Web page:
“Don’t medicalise growing up” – words of wisdom from children and young people who are brilliantly ‘blind spot’ free.

It’s been a little while since I’ve written a blog. Mainly I’ve been too busy with the day job and family life; and partly because I was running out of rants that other people weren’t already doing a far better job of raving about. And then I found myself getting all ranty about children and young people being ‘prescribed surf therapy’. Here we go again, I said to myself, ‘othering’ the children who either can’t afford, or are unable to access, or who just hadn’t had the opportunity to try surfing as an interesting and fun thing to do; and only getting a chance when they are desperate for help. Oh and squeezing through a medicalised gateway to access things that make all kids feel better if only they had been encouraged by a kindly and supportive coach. It is why I get so frustrated with the whole concept of ‘social prescribing’. Let’s make these things part of everyone’s lives and cut out the ‘middle-medic’. Or at least let’s stop thinking we are being innovative when all we are doing is recognising and facilitating the things in every day life that keep us all mentally well. Nature, community, arts, sports, activity, healthy food…..encouragement, kindness, persistence, belonging, a sense of achievement……

Then I remembered our Biblio-therapy Scheme – ‘Books to help’. As a service we were so proud of this initiative over a decade ago. Inspired by the adult Book Prescription Scheme that had been the brainchild of Dr Neil Frude, we bid for some under-spend that gave us just 3 months to develop an entire scheme for parents from start to finish. The whole team pulled together; we employed two utterly brilliant psychology assistants for just twelve weeks (that’s how desperate these fantastic folk are for the experience and a foot in the door), along with a wonderful locum psychologist prepared to roll their sleeves up for an intensive burst of activity. Determined to stick to our values and use a relational, developmental and contextual understanding of children’s distress they chose the books and the language they used carefully. They set up a systematic reviewing system including parents, psychologists, and other professionals and settled on the books that evaluated the best by all three groups across a range of topics families wanted most help with. They developed a website and a range of publicity materials and ensured there were copies of all the books in every library. The art work was by a child, of course, and even if we said so ourselves, it was utterly brilliant and evaluated very well.

In hindsight, of course, although we purposefully avoided the word ‘prescription’ we were drawing on a medical model whereby parents turn to their GP or other service provider for help; and one whereby we all feel better when we can ‘give something’, whether it’s a pill, a referral, or a ‘recommendation slip’ to take to the library. We had fallen into precisely the medicalising trap I was ranting about.  I still think it’s a great scheme, although sadly we never had the money or time to keep it updated.  Good quality, accessible and evidence based information is essential. But if we were developing it today what would we do differently? I like to think we would have the courage to step outside the power of the medical model we were trying to influence and expand from within. I like to think we would ensure that books (and apps and films) are equally available in local shops, leisure centres, community centres alongside our health, education and social care settings. I like to think giving and receiving sound advice about bringing up children is something our communities take ownership of and we contribute to; and not the other way around. It reminds me of the brilliant booklet about attachment I picked up at Timpsons when I was getting a key cut. Just out there and ‘free’ for the taking.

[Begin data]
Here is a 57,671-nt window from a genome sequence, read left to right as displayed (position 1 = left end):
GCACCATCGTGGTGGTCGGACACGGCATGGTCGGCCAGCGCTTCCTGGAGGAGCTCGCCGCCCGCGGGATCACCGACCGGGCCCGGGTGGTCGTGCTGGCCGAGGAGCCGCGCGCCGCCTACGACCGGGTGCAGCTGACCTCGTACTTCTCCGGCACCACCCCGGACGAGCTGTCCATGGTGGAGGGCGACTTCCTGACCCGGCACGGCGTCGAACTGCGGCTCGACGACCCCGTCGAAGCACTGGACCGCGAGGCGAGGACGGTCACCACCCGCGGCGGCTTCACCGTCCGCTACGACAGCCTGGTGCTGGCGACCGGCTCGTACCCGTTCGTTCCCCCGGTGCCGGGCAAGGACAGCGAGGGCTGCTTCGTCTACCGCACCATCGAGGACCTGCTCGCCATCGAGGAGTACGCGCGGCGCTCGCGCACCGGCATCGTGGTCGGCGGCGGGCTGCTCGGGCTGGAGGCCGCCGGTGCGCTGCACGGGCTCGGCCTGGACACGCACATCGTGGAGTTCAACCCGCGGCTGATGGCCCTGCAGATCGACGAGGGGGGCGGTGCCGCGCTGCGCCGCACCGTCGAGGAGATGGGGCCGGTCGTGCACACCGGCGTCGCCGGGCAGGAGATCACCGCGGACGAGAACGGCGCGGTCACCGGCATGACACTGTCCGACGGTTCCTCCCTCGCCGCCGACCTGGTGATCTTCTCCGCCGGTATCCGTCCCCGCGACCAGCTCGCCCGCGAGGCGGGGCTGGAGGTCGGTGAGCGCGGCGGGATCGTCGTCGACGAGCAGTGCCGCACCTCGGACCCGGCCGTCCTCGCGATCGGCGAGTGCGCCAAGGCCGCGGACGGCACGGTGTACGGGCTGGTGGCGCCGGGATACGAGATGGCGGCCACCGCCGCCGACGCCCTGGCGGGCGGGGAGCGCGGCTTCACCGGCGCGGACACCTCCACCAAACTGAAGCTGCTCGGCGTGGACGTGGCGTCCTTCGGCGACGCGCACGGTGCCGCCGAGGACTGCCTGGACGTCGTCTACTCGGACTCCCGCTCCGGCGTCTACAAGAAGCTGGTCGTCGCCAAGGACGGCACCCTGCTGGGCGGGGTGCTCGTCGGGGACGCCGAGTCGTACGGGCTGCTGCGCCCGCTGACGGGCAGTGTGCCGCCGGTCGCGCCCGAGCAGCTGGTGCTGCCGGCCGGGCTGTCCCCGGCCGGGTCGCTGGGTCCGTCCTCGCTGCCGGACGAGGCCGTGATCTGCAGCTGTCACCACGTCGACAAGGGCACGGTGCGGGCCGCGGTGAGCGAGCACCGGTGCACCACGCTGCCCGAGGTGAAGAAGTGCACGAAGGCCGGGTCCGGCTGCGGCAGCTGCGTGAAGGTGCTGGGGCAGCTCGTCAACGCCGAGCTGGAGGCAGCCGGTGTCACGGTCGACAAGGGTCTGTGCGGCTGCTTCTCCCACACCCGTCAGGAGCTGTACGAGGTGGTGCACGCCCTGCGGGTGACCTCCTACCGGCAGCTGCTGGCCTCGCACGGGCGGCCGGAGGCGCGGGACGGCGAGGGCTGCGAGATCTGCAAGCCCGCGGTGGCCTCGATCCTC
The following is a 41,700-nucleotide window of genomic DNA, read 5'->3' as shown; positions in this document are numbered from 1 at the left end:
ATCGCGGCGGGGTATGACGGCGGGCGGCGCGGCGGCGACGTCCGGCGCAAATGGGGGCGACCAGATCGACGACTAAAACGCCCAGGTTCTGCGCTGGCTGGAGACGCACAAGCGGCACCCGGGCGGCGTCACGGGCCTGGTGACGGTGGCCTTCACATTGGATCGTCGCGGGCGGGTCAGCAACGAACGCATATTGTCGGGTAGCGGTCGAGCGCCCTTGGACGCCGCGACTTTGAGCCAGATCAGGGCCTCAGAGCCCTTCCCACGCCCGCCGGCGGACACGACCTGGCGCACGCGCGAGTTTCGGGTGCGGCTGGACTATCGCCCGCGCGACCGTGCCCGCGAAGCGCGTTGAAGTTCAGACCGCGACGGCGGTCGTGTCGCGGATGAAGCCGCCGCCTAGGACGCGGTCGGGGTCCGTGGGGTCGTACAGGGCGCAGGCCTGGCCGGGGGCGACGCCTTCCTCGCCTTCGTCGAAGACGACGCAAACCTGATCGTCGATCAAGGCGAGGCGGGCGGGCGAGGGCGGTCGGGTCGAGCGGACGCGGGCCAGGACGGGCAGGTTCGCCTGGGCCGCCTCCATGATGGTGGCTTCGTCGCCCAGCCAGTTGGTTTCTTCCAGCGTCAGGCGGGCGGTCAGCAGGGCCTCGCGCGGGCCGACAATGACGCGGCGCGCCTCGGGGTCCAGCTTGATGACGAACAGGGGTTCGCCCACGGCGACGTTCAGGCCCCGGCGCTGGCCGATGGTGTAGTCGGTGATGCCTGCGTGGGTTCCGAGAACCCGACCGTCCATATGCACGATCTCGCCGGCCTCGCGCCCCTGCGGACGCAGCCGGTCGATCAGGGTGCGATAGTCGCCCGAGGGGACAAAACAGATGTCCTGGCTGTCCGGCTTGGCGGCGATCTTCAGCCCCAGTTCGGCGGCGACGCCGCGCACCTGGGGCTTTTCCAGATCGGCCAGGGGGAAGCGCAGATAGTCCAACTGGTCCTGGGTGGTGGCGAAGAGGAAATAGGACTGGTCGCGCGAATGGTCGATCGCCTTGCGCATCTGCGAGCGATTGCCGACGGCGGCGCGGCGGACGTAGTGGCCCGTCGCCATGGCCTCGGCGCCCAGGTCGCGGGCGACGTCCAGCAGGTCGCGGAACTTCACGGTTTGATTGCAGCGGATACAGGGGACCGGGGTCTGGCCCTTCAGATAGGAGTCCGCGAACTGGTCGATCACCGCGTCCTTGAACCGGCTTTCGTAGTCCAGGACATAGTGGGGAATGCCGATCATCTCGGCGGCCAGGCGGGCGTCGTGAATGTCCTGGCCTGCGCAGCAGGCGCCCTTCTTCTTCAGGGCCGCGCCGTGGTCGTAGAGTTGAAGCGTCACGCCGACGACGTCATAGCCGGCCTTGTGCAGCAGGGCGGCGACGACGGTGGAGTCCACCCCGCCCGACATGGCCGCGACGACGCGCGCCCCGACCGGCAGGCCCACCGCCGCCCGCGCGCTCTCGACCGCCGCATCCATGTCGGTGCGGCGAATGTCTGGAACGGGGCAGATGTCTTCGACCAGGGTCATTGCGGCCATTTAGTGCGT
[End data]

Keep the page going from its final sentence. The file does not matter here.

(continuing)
It is why I was so inspired by the research Hafal did when they asked young people in 2016 what they wanted from children’s mental health services. “Don’t medicalise growing-up” they said, and “help the adults who are closest to us like teachers to know how to support us”. Their ability to cut through the barriers and unnecessary layers of professionalisation that has influenced how services are accessed is so refreshing. Indeed, this ‘starting from scratch’ view is so essential if we are to truly co-produce services. We thought we were doing our bit by involving parents so heavily in the design of our scheme but we were already ‘in too deep’ to notice our blind spots. We were letting the dominant model; and our desire to play it at it’s own game, dictate our approach and trick us into thinking we were being innovative. Without distracting from the hard work and value the scheme added, and how it has helped many families, the whole idea of basing a scheme about parenting on a model of prescribing is something the wisdom of young people has made me reflect upon…………..what other blind spots will they help us uncover?

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